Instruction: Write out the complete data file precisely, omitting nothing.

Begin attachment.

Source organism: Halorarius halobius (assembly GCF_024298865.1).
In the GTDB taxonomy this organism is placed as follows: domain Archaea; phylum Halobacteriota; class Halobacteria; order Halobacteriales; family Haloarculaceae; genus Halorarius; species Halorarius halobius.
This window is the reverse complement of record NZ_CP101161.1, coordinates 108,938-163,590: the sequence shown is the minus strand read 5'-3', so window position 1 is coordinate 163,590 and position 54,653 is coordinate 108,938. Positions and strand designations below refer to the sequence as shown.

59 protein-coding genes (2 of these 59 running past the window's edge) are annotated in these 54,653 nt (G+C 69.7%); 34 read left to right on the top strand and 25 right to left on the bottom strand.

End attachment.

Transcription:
Source organism: Halorarius halobius (assembly GCF_024298865.1).
In the GTDB taxonomy this organism is placed as follows: domain Archaea; phylum Halobacteriota; class Halobacteria; order Halobacteriales; family Haloarculaceae; genus Halorarius; species Halorarius halobius.
This window is the reverse complement of record NZ_CP101161.1, coordinates 108,938-163,590: the sequence shown is the minus strand read 5'-3', so window position 1 is coordinate 163,590 and position 54,653 is coordinate 108,938. Positions and strand designations below refer to the sequence as shown.

59 protein-coding genes (2 of these 59 running past the window's edge) are annotated in these 54,653 nt (G+C 69.7%); 34 read left to right on the top strand and 25 right to left on the bottom strand.